Wednesday's Words, by Moragn Ashbury

I suppose we're already heading toward the time of year known as the winter doldrums. I can understand completely how this might be so already. I don't know about the rest of you but it seemed to me we barreled into Christmas at the speed of light, hit it full force, and then landed on our butts shaking our heads in an effort to stop seeing stars.

I'm still trying to recover from the impact.

This particular holiday time is for most of us, when you think about it, far more than the two or three actual "holidays" celebrated. In the Ashbury household, as you know, the "break" lasted 19 days. For many of you with school aged children, the break would have lasted around two weeks or so.

I think this is one of the reasons we hit the "doldrums". No, not because there are children afoot; but because our daily routines come grinding to a halt. You've probably heard of that old saying that states: a body in motion stays in motion. Actually it's a common way of expressing Newton's First Law of motion, and man, did Sir Isaac ever know what he was talking about!

We have our routines which, whether we are aware of it or not, we have refined down to an exact science. Hell, some of us who drive the same route to work every day even know where not to take a sip from our take-out coffee cups, because if we do we'll slop, and that knowledge is for the most part subconscious.

So we're fine and going along, tickety-boo, and then everything comes to a screeching halt for the holidays. Suddenly we have time on our hands and a question we never have to ask any other time of the year: now what the hell do I do?

See, we prepare for Christmas, buy the gifts, make the plans, etc., for one or two of those 14 or 16 days we have at our disposal, but we sure don't plan ahead for the rest of them.

So there we are, stuck in the midst of winter, children home, and nothing structured to do.

The second reason we tend to fall into the doldrums, of course, is the reduction in sunlight we experience from November through to March. We forget that the human body needs sunlight as much as do the plants and flowers in our world. Not only are the daylight hours restricted this time of year, but we seem to have way more cloudy days in the late fall and winter than we do in the other seasons. Where it is cold (like here in Canada) and we do get a sunny day, we tend to stay indoors because—well, because it is cold.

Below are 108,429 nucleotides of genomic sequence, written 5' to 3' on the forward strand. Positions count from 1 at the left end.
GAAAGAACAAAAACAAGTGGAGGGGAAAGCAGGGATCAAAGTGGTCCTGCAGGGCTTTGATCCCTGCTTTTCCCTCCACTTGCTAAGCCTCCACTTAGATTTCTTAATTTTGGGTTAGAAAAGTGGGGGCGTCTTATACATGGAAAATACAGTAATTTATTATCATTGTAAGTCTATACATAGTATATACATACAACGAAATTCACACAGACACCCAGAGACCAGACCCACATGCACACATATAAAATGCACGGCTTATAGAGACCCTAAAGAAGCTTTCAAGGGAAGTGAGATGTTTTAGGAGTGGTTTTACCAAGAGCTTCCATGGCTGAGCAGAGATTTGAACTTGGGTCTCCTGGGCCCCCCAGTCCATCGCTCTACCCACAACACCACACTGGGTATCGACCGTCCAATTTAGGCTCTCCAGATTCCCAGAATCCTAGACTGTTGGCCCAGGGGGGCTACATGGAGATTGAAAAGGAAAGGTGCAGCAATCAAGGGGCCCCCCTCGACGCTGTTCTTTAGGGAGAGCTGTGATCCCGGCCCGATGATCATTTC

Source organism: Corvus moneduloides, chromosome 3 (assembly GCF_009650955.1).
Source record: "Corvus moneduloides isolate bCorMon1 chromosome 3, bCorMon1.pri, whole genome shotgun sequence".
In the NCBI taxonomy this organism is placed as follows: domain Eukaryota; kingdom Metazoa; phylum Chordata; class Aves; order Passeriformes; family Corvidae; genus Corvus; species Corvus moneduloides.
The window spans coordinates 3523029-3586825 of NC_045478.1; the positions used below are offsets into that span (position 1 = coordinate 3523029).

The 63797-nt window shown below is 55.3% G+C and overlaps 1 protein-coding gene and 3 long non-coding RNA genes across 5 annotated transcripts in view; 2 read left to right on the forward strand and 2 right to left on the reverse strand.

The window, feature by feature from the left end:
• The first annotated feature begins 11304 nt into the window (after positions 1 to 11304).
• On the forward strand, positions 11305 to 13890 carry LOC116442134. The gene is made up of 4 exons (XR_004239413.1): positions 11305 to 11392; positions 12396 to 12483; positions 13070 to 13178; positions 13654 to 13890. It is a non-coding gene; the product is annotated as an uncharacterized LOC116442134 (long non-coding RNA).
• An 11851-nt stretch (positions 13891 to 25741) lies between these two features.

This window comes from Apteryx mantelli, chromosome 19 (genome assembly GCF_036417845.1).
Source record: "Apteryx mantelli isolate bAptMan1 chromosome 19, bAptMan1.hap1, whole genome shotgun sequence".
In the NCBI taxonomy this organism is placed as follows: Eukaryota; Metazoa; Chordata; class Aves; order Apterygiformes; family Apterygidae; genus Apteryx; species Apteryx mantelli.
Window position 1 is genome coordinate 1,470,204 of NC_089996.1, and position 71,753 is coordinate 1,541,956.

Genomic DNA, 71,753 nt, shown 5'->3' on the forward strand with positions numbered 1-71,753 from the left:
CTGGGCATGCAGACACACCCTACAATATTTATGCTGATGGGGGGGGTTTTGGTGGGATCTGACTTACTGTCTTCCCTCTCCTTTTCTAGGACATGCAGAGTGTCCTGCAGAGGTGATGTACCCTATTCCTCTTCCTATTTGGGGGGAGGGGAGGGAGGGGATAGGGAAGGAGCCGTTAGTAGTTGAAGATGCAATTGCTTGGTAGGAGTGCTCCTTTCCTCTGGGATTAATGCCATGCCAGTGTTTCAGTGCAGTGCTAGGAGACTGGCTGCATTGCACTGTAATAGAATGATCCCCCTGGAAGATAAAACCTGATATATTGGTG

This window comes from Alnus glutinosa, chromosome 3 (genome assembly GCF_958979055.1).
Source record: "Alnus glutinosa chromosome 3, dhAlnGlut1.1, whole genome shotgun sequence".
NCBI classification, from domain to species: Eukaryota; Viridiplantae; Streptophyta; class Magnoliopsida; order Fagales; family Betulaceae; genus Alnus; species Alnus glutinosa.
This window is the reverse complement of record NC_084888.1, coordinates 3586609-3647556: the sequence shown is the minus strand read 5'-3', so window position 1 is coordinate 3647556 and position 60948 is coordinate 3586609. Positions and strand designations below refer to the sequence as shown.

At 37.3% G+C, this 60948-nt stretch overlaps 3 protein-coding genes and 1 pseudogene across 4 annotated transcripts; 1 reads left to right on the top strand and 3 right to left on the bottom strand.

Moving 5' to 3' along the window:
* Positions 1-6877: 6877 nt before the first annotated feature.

I am particularly affected by this lack of sunlight, and was surprised a few years ago when I heard it actually had a name: Seasonal Affective Disorder. It happens to me every year and every year I say to myself, oh yeah, I meant to look into getting one of those special lights that are supposed to help. But then, of course, the SAD season goes away and I forget all about that light, until I need it again the next year.

For any of you who've wondered, yes, procrastination is indeed my middle name.

I keep meaning to get more organized, too, so that when the Christmas break arrives, I'm ready for it. I often think it would be nice to have everything arranged ahead—and then, as Christmas and New Years become a dim memory, I could slip into a brand new schedule, I could know with confidence that I can put my best foot forward every day, in a perfect balance of nutrition, and exercise, and with a schedule that would assure me that my every moment will count for something.

Yeah, right.

Now you know why I never make New Year's resolutions.



No comments:

Post a Comment